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Devotional: November 15, 2021

The amount of anger given full vent in our society these days continues to amaze and appall me. There are confrontations in the streets between groups of strangers, and even with passengers on airplanes. At times, even the interactions between some members of our government seem devoid of good manners, or any sense of decorum.

The book of Proverbs has been a source of wisdom for thousands of years. On the subject of anger, the book encourages a “less is more” approach. As another translation puts it, “A fool lets it all hang out, but sages quietly mull things over.” (Proverbs 29:11 The Message)

The truth is that unbridled anger can prove quite harmful. Here is what one health website said about anger:

“Anger is a powerful emotion and if it isn’t handled appropriately, it may have destructive results for you and those closest to you. Uncontrolled anger can lead to arguments, physical fights, physical abuse, assault and self-harm.”

(Source: https://www.betterhealth.vic.gov.au/health/healthyliving/anger-how-it-affects-people

Anger - how it affects people - Better Health Channel Well-managed anger can be a useful emotion that motivates you to make positive changes. On the other hand, anger is a powerful emotion and if it isn’t handled appropriately, it may have destructive results for you and those closest to you. www.betterhealth.vic.gov.au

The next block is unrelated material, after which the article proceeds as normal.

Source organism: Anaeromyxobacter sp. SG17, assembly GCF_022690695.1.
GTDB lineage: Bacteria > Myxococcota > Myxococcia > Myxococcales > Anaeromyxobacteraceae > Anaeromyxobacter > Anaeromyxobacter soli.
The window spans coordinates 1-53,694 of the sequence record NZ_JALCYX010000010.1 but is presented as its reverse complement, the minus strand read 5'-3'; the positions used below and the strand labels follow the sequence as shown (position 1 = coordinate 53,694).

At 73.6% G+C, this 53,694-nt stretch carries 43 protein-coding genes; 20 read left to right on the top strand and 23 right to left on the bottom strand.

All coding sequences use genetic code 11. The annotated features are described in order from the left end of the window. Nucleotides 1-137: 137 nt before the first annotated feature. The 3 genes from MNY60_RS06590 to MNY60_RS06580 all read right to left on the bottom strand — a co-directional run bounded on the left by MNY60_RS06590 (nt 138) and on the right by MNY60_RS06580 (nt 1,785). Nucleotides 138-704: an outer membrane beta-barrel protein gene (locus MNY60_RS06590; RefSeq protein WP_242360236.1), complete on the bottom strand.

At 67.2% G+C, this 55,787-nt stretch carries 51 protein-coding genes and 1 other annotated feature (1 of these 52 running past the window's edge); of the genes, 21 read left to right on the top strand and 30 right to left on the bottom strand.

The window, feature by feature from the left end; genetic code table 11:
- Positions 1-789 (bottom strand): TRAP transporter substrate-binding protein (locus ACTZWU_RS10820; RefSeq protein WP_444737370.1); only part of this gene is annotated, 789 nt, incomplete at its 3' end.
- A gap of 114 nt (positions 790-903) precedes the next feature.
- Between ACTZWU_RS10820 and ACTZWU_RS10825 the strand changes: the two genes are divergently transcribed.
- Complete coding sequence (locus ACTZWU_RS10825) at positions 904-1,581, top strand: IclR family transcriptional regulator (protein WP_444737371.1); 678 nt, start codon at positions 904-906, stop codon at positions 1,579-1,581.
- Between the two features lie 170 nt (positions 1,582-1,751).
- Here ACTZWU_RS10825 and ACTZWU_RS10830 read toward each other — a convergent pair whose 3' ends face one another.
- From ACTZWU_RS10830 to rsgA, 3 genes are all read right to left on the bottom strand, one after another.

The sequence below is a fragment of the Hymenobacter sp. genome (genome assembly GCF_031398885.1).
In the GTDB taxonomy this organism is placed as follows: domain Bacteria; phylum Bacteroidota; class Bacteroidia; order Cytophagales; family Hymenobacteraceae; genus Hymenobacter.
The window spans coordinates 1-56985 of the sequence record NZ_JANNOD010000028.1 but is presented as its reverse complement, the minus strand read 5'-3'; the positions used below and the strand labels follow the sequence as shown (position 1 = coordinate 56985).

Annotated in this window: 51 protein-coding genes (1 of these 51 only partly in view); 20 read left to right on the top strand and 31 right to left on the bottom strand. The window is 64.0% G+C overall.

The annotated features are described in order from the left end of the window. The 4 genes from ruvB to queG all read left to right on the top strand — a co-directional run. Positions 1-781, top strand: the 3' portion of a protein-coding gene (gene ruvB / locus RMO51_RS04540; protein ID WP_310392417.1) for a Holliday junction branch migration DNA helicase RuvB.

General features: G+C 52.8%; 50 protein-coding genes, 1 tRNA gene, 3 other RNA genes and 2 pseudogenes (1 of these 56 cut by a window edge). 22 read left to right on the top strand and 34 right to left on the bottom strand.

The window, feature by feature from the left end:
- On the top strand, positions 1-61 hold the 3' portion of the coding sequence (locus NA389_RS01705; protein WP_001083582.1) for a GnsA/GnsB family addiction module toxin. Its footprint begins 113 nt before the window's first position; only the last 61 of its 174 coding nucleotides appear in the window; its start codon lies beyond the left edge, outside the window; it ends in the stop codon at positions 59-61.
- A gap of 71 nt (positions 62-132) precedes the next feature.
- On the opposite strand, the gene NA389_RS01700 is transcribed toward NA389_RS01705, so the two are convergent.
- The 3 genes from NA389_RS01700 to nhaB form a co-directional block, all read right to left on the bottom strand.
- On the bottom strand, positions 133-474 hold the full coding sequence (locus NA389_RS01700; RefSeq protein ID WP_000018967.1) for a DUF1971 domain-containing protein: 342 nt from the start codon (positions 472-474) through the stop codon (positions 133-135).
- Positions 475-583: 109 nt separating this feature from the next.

)


Feeling angry is not a sin. There are some situations where even reacting to anger can be alright. After all, Jesus was angered by the money changers in the temple. Other times, it is obvious that Jesus becomes quite angry with his enemies. However, He keeps His emotions in check. We would do well to follow His example, and keep our anger from getting the best of us. The wise do not deny their anger. However, they do not allow it to dominate their better judgment, or to cloud their thinking. We live a world where uncontrolled anger is often on display, especially through the added use of social media and constant news. In this angry world, let us Christians demonstrate that we are in control of our anger, and that our anger is not in control of us.

Prayer

Holy Lord,

I confess that my anger sometimes overwhelms me. I allow my rage to hurt others, and my relationships with them. Sometimes I even hurt myself. Forgive me, and help me to seek forgiveness from those I have hurt. Guide me to follow Christ’s example, both in self-control, and in the wisdom to know how to express anger properly. Help and heal those who feel the righteousness of anger which seems to dominate so much of our world these days. As Christians, may we be the first to lead by example, and use our wisdom to overcome our emotions.

I ask this prayer in Your most holy name, Amen


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